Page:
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'Donard Lodge' - spa retreat

Part 2 Project 2010
William Mcgonigle
Queen's University Belfast UK
The principal aim of this thesis was to investigate ‘connection with landscape’. This, within the context of the project (the Mourne Mountains in Southern County Down), led to investigations into how contemporary Northern Ireland attempts to understand its unique landscape and interact with it. The thesis is proposing a new retreat lodge and spa, uniquely located within the mountain range itself, near the small seaside town of Newcastle on the County Down coast.

The site proposed is Thomas' mountain quarry, a granite quarry located below the summit of Slieve Donard (Northern Ireland’s highest peak). The quarry is a highly visible man made scar on the landscape which enjoys spectacular panoramic views across Dundrum bay and the County Down coast.

An early intention with the design was to extend the spatial experiences of the quarry into the building. This manifests itself through ideas of scale, enclosure, the control of light and material choices.

Additional design strategies involved further excavation of granite from the site, in order to create carved spaces. These so called 'carved spaces' will form the basis for much of the building accommodation, enabling the design to be nestled within the mountainside. In many internal spaces, the carved stone will be left exposed, creating a strong juxtaposition between natural and man-made. The resultant building aims to challenge preconceptions in regards to building in the countryside.

This unique site enables the proposition of a more dramatic response and the sculptural tower element (conceived as a faceted shard pulling away from the rock face) together with the conceptual idea of the building as being cut from the mountainside, aim to open a specific dialogue with the surrounding landscape. The site itself is based on the elements of water and earth. I have tried to incorporate the idea of subterranean experience, the pure elemental quality of water and stone, into the design.

Nature; while beautiful can still be vast, disturbing and dangerous. The design is intended to pay respect to this harsh beauty, bracing against the elements and offering a unique vantage point and means of connection to it.

William Mcgonigle

The proposal exploits the author’s familiarity of the Mourne mountains in Co Down and combines this with an intelligent and considered proposal for a disused quarry on the side of Slieve Donard (850m - the tallest mountain in Northern Ireland).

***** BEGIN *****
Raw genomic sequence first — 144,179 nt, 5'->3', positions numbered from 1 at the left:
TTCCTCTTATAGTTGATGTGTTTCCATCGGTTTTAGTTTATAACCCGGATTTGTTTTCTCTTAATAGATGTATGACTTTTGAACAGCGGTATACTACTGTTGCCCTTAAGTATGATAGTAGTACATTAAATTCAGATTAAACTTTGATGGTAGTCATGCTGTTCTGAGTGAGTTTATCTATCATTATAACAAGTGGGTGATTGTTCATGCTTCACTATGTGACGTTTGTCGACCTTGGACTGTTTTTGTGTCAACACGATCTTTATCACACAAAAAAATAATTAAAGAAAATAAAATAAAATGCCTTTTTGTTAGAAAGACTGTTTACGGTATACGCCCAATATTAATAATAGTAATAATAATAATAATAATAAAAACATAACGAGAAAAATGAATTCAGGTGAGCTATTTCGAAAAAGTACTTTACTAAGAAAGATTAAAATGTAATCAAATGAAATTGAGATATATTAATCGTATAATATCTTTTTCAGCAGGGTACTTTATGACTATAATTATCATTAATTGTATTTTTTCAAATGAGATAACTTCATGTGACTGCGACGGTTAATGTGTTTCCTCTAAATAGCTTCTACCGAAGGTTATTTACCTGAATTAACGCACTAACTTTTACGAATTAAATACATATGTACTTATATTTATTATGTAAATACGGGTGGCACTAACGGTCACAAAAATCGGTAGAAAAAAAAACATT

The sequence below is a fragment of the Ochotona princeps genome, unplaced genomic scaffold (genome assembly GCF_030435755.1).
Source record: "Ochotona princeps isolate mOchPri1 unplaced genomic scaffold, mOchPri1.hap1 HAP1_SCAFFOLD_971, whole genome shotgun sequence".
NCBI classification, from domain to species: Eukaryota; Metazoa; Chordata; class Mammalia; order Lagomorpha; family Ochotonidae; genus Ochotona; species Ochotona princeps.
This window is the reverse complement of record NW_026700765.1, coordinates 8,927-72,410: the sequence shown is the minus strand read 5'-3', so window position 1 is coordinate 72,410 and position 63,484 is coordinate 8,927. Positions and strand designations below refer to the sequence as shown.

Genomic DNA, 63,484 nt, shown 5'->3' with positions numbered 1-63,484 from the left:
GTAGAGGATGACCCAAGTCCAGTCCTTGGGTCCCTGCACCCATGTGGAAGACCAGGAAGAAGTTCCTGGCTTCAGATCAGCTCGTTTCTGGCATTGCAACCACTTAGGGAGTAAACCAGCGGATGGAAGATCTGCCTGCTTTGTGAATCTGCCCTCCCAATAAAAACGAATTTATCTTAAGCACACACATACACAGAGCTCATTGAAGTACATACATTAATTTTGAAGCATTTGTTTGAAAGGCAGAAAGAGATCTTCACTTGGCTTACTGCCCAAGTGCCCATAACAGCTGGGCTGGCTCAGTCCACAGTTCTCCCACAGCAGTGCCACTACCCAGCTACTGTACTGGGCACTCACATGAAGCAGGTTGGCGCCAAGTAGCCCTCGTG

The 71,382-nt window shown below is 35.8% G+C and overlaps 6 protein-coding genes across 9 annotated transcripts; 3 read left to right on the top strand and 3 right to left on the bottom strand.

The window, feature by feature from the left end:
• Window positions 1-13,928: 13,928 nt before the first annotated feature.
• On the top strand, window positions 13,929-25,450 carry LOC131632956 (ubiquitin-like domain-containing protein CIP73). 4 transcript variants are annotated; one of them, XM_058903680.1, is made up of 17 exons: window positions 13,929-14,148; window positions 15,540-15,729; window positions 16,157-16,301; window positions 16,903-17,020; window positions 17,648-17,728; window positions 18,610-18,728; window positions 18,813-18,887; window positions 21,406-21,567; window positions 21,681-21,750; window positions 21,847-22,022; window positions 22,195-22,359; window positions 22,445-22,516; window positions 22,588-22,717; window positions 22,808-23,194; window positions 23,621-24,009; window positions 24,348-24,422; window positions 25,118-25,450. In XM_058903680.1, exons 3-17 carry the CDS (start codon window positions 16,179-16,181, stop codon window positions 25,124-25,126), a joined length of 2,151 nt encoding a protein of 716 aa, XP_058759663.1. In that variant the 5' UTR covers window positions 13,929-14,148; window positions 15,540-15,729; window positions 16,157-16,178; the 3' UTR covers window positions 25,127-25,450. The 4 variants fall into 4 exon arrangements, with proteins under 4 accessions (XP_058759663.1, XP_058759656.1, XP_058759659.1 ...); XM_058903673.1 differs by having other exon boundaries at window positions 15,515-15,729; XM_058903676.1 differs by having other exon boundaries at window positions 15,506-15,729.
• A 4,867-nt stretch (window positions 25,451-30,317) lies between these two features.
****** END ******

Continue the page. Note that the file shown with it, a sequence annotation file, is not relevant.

The site overlooks the town of Newcastle, a seaside resort that, despite its dramatic setting, has suffered for many years from underinvestment and insensitive development. A new destination for the town is proposed to create a regenerative affect through the attraction of new visitors.

The proposal for a hotel and spa on the hillside makes use of existing historic routes traversing the hill from the town below which date back to the granite quarrying industry. The scheme was considered on the scale of the ‘big’ landscape structure of the mountain and town, as well as how the building would be encountered by walkers on the hillside.

The resulting architectural proposal creates a very distinctive environment; the internal spaces benefit from the granite quarry location, the spa facilities seemingly being excavated from the rock and the dramatic elevated views from the mountainside location of the public rooms across the Irish Sea. The building combines carefully with the landscape to ensure that the environment is disturbed as little as possible; there is a sense of deliberate isolation from the exterior, the tendency to make external ‘hotel’ spaces has been resisted so that there is a direct engagement with the mountainside. From above the project will still seem very much like a disused quarry floor; both formally and conceptually the project is cut out of the mountain.

The visual representation of the scheme is evidence of the maturity of the work; the author was able to relate the development of the project to specific and precise proposals with regard to the internal spaces from the earliest stages. The relationship between the internal and external spaces was continually considered and tested and this is displayed in the carefully considered and skilfully made visual representations of the project which demonstrate the high level of investigation of the project by the author.


Mr Ian McKnight

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